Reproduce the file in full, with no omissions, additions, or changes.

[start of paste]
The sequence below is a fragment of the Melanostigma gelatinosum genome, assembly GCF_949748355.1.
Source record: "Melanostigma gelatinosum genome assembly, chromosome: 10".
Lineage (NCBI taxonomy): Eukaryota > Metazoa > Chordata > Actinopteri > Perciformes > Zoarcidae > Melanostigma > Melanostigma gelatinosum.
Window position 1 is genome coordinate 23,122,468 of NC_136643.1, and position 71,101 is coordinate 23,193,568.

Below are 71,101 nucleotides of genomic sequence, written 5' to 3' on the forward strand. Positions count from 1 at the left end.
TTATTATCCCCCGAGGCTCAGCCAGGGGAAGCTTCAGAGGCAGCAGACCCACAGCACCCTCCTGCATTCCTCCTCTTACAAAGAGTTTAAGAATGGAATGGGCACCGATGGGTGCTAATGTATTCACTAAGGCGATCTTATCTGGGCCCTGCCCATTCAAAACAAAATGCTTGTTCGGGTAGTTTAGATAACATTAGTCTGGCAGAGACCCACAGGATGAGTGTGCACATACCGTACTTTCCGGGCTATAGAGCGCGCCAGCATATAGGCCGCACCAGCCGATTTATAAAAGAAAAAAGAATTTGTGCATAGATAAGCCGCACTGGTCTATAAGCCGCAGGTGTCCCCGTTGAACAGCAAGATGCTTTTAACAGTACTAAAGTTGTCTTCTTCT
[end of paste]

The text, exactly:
The sequence below is a fragment of the Melanostigma gelatinosum genome, assembly GCF_949748355.1.
Source record: "Melanostigma gelatinosum genome assembly, chromosome: 10".
Lineage (NCBI taxonomy): Eukaryota > Metazoa > Chordata > Actinopteri > Perciformes > Zoarcidae > Melanostigma > Melanostigma gelatinosum.
Window position 1 is genome coordinate 23,122,468 of NC_136643.1, and position 71,101 is coordinate 23,193,568.

Below are 71,101 nucleotides of genomic sequence, written 5' to 3' on the forward strand. Positions count from 1 at the left end.
TTATTATCCCCCGAGGCTCAGCCAGGGGAAGCTTCAGAGGCAGCAGACCCACAGCACCCTCCTGCATTCCTCCTCTTACAAAGAGTTTAAGAATGGAATGGGCACCGATGGGTGCTAATGTATTCACTAAGGCGATCTTATCTGGGCCCTGCCCATTCAAAACAAAATGCTTGTTCGGGTAGTTTAGATAACATTAGTCTGGCAGAGACCCACAGGATGAGTGTGCACATACCGTACTTTCCGGGCTATAGAGCGCGCCAGCATATAGGCCGCACCAGCCGATTTATAAAAGAAAAAAGAATTTGTGCATAGATAAGCCGCACTGGTCTATAAGCCGCAGGTGTCCCCGTTGAACAGCAAGATGCTTTTAACAGTACTAAAGTTGTCTTCTTCT